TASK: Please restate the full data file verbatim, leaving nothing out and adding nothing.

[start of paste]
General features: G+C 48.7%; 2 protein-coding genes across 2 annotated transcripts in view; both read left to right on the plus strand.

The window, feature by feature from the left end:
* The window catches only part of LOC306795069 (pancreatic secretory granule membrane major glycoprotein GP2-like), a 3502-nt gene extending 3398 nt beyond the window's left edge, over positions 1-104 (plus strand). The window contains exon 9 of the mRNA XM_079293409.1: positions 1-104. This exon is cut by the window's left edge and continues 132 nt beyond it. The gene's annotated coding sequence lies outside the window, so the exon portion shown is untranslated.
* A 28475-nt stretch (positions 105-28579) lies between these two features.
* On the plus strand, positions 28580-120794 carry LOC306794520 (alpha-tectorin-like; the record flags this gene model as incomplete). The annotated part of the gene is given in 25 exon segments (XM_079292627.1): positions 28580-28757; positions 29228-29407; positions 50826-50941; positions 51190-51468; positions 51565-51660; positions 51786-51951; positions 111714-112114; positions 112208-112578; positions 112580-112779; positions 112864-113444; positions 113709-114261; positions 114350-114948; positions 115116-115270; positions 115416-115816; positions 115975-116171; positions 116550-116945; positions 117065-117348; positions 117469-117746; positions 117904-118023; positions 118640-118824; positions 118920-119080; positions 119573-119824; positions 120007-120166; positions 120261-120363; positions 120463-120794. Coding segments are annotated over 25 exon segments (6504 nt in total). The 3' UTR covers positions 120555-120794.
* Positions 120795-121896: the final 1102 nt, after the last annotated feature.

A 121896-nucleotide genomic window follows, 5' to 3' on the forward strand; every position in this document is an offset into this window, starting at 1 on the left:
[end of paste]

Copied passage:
General features: G+C 48.7%; 2 protein-coding genes across 2 annotated transcripts in view; both read left to right on the plus strand.

The window, feature by feature from the left end:
* The window catches only part of LOC306795069 (pancreatic secretory granule membrane major glycoprotein GP2-like), a 3502-nt gene extending 3398 nt beyond the window's left edge, over positions 1-104 (plus strand). The window contains exon 9 of the mRNA XM_079293409.1: positions 1-104. This exon is cut by the window's left edge and continues 132 nt beyond it. The gene's annotated coding sequence lies outside the window, so the exon portion shown is untranslated.
* A 28475-nt stretch (positions 105-28579) lies between these two features.
* On the plus strand, positions 28580-120794 carry LOC306794520 (alpha-tectorin-like; the record flags this gene model as incomplete). The annotated part of the gene is given in 25 exon segments (XM_079292627.1): positions 28580-28757; positions 29228-29407; positions 50826-50941; positions 51190-51468; positions 51565-51660; positions 51786-51951; positions 111714-112114; positions 112208-112578; positions 112580-112779; positions 112864-113444; positions 113709-114261; positions 114350-114948; positions 115116-115270; positions 115416-115816; positions 115975-116171; positions 116550-116945; positions 117065-117348; positions 117469-117746; positions 117904-118023; positions 118640-118824; positions 118920-119080; positions 119573-119824; positions 120007-120166; positions 120261-120363; positions 120463-120794. Coding segments are annotated over 25 exon segments (6504 nt in total). The 3' UTR covers positions 120555-120794.
* Positions 120795-121896: the final 1102 nt, after the last annotated feature.

A 121896-nucleotide genomic window follows, 5' to 3' on the forward strand; every position in this document is an offset into this window, starting at 1 on the left: